Lawyers' Committee for Better Housing

LCBH provides free, comprehensive legal representation so that renters have a trusted advocate in court. Combined with education, outreach, supportive services and policy initiatives, our programs holistically address both the short-term housing crisis and underlying causes, so that more families can move from a path leading to homelessness to one of safe and stable housing.

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Aldermen pass SRO preservation law

Aldermen pass SRO preservation law: Chicago Tribune

Owners of single-room-occupancy hotels in Chicago will not be able to so easily evict residents and convert their properties to market-rate apartments, under an ordinance approved Wednesday by the Chicago City Council.

By a vote of 47-2, aldermen approved the Single-Room Occupancy Preservation Ordinance to help veterans, students and city residents down on their luck who might otherwise find themselves homeless.

Hard work of many led to single room occupancy ordinance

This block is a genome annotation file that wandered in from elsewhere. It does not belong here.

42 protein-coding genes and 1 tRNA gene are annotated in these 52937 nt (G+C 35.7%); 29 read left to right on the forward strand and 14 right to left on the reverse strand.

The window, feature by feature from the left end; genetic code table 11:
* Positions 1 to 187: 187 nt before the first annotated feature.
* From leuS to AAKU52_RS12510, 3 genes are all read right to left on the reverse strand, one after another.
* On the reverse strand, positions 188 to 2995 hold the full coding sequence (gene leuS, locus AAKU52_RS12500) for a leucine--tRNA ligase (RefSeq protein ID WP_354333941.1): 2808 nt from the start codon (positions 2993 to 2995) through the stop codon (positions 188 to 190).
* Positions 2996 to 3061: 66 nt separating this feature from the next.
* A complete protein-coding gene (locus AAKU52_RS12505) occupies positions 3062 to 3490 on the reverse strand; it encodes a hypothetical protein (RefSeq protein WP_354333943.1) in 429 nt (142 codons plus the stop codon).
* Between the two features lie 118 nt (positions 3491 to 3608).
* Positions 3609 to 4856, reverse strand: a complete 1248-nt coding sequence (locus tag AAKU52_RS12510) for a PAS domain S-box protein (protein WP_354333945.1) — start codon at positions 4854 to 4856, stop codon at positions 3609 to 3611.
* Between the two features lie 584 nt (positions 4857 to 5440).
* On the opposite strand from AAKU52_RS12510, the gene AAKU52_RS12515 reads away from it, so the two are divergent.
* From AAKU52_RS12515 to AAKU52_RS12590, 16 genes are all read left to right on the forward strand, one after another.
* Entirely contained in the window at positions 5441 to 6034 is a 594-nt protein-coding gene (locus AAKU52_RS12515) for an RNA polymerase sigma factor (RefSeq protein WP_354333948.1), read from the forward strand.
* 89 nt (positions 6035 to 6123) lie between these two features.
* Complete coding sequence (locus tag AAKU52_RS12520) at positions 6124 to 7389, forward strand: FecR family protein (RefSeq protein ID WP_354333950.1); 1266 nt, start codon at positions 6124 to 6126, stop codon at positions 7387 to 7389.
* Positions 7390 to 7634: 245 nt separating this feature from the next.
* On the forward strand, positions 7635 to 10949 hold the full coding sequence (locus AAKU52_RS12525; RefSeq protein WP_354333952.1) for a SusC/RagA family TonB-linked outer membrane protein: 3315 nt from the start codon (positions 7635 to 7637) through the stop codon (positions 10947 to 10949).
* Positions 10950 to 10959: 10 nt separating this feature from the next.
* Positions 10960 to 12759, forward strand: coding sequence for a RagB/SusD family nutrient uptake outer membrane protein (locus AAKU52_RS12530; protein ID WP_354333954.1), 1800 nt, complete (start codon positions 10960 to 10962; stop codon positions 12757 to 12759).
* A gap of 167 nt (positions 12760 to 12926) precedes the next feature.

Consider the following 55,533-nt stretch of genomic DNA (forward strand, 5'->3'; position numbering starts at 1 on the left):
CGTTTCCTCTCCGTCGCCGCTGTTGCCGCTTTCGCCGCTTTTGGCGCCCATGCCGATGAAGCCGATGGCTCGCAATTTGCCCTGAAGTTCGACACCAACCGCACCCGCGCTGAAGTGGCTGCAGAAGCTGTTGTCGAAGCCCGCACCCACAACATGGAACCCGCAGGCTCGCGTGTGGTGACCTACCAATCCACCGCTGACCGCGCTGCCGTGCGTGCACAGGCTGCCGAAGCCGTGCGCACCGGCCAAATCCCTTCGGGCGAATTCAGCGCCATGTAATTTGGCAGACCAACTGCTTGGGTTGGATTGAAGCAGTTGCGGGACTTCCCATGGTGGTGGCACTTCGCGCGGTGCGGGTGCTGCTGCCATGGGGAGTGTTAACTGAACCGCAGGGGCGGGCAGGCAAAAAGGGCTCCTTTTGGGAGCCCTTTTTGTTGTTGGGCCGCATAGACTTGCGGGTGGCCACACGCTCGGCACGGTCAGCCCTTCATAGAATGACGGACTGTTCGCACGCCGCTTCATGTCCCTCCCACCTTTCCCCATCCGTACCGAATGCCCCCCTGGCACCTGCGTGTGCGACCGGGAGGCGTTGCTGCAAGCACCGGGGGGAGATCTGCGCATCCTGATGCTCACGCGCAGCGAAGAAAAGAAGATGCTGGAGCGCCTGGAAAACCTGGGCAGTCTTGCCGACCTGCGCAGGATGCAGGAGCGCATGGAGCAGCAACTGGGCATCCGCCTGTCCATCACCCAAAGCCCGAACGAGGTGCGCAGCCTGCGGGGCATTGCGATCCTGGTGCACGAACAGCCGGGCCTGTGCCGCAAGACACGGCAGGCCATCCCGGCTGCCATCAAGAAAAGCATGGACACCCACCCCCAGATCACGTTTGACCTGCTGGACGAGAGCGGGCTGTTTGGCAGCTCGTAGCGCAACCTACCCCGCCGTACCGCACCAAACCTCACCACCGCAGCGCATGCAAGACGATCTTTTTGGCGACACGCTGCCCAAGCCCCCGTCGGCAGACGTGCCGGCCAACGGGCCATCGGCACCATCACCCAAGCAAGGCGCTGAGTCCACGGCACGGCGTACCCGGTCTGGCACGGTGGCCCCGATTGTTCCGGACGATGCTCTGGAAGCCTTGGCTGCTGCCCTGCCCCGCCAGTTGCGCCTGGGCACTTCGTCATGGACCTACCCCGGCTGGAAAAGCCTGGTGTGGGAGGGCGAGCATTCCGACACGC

Hard work of many led to single room occupancy ordinance: Chicago Sun-Times

Just two years ago, a group of Chicago community activists weren’t sure they could find a single alderman to champion the cause of saving the city’s disappearing stock of single-room occupancy housing.

With SROs more often viewed as problem buildings than a precious last chance affordable housing option for the poor, aldermen were less likely to want to save SROs in their wards than to actively get rid of them.

Even a year ago when those same activists started talking about using the 2015 city elections to force the issue, I thought to myself: fat chance.

What happens when housing for the poor is remodeled as luxury studios

What happens when housing for the poor is remodeled as luxury studios: Washington Post

For years, this brown-brick building near Wrigley Field housed people who had nowhere else to go. It had peeling walls and broken smoke detectors. But its tiny one-room apartments offered homes to residents too poor for a one-bedroom, too risky to pass a credit check, too vulnerable — on the perpetual edge of homelessness — to sign a one-year lease.